The yacht racing industry gathered in Malta for two days © Rick Tomlinson / Yacht Racing Forum
The yacht racing industry gathered in Malta for two days
What is the state of our sport following two years of disruption? How can its status, visibility and commercial attractiveness be improved? What will be the future of our sport, both from a technological and commercial point of view? These are some of the questions that industry leaders sought to answer over the two days conference at the Yacht Racing Forum / Design & Technology Symposium in Malta.
The participants' concerns as well as hot topics have clearly evolved over the years. 2022 speakers discussed youth access to the sport, the commercial potential of sailing and the impact of the new Olympic classes on media coverage. But they also explained how the sport can benefit from blockchain technology and detailed some legal implications of the Covid pandemic. Blockchain and Covid, two words that didn't exist three years ago.
New initiatives and world firsts were announced at the Forum, such as the Foiling Professional Association, the Blue Economy Inclusivity Project and the Sustainable Marine Alliance. Formula 1 was taken as an example by Cyril Abiteboul, former managing director of Renault F1, now managing director of CDK Technologies. Best practice in the use of social networks was also discussed, as well as the tendency of the top end of the sport to be ever more extreme and spectacular.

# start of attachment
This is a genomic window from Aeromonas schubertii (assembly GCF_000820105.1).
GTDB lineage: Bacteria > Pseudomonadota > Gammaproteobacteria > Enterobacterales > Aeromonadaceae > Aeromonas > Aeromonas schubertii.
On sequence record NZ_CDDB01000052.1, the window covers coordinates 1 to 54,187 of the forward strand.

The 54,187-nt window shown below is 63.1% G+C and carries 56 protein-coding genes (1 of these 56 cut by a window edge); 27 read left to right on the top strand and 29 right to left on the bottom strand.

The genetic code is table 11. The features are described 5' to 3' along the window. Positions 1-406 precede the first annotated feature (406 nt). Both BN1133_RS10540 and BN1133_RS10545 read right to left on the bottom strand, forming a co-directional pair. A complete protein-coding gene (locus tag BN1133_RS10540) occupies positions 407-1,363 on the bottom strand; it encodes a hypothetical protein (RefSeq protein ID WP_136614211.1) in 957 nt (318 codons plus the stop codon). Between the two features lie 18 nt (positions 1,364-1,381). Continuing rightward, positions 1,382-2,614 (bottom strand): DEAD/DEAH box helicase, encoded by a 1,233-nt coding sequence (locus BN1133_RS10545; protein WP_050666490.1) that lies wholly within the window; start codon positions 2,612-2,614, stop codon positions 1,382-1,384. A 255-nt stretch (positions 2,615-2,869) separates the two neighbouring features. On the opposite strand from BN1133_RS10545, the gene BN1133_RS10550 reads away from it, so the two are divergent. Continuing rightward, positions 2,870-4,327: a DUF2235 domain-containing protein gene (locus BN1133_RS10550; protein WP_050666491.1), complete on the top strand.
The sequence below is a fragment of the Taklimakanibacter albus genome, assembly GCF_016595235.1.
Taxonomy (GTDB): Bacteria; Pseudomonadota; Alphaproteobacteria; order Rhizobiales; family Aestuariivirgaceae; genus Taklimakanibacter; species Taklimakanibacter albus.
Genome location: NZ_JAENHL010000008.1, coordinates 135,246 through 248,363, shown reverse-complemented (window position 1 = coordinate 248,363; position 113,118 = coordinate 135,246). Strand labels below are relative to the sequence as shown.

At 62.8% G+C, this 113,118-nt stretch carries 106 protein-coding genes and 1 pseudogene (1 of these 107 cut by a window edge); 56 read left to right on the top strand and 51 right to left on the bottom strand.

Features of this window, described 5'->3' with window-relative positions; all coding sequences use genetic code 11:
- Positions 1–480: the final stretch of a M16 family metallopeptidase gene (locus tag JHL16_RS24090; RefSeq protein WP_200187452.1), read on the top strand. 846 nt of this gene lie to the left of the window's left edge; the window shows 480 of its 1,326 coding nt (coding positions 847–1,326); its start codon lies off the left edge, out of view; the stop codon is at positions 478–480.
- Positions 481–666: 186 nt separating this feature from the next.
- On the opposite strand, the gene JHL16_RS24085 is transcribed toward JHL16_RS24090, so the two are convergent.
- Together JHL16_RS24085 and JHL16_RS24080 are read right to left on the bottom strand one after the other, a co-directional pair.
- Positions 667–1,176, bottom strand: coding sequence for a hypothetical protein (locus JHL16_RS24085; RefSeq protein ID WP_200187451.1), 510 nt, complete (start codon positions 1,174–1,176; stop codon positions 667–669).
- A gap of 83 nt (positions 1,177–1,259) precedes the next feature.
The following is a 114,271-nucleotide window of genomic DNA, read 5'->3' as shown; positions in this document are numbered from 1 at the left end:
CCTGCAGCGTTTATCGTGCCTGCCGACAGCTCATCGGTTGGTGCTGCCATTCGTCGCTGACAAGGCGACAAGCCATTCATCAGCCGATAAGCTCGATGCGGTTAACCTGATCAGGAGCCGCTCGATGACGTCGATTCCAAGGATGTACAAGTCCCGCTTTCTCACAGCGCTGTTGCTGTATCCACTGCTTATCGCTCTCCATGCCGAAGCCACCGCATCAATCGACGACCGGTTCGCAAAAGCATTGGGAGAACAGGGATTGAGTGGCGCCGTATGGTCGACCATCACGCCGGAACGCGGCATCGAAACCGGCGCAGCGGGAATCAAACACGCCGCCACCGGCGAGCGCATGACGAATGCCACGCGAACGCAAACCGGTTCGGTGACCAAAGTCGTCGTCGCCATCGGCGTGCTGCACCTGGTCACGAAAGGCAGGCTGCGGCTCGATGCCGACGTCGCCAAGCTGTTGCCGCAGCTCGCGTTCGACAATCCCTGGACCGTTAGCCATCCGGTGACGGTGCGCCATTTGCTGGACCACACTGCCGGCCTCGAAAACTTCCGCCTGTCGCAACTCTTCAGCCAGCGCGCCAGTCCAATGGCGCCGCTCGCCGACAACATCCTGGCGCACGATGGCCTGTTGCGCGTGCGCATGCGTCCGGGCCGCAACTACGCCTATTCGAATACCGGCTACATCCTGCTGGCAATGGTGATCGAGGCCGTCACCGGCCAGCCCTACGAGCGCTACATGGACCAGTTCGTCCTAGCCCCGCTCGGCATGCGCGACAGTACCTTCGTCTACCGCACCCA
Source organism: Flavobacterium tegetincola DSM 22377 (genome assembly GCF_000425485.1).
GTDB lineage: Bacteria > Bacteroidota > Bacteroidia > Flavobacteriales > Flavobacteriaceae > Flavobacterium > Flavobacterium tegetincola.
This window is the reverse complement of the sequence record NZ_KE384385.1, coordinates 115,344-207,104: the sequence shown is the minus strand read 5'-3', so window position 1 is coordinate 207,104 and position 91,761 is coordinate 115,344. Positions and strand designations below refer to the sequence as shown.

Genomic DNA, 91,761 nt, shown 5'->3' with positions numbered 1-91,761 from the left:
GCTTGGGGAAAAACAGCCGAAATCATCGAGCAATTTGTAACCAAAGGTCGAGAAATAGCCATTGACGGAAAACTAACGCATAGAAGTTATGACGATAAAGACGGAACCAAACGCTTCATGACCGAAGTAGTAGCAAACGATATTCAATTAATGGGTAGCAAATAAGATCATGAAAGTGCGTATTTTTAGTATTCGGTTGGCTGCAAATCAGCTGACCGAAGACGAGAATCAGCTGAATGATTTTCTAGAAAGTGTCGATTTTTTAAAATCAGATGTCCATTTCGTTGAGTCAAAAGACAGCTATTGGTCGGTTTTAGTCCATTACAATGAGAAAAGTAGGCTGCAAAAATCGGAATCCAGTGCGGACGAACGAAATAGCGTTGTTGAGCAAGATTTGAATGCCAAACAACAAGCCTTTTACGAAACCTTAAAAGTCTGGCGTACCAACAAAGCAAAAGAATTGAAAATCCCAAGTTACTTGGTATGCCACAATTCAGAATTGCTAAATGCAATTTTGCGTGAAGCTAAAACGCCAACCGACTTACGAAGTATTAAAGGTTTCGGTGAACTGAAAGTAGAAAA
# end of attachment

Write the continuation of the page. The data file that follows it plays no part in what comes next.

The Yacht Racing Forum has always been a pioneer and advocate of social and environmental change in the sport. Gender equity and equal opportunities were at the heart of many presentations.
At the Design & Technology Symposium, discussions revolved around the evolution of foils and their adaptability to more popular yachts than the America's Cup or Vendée Globe machines. Doyle Sails' CEO Mike Sanderson presented the key technical drivers of change in sailmaking. Other presentations focused on the latest aero and load monitoring gains, high performance protective polymers and the future of IMOCA. Sustainability in the development and construction of racing yachts was also addressed for the first time.
The end of the conference focused on the top end of the sport. Bruno Dubois began by presenting SailGP's vision and plans for the future, followed by the concrete case study of the canadian model. The World Match Racing Tour and the Star Sailors League explained where they are heading, while Dee Caffari, Ian Walker and Kate Cope explained why double-handed racing is popular.
Are eight round the world races too much? Race organisers and round the world sailors including Johan Salén (The Ocean Race), Don McIntyre (Golden Globe Race), Dee Caffari and Conrad Humphreys gave their answers.
The conference ended up with interesting presentations about the trickle down effect of the America's Cup on mainstream sailing and a preview of the Ocean Race, starting in less than two months.
The yacht racing industry is healthy and dynamic, and the 13th edition of the Forum reflected this evolution as well as the sports' extraordinary diversity.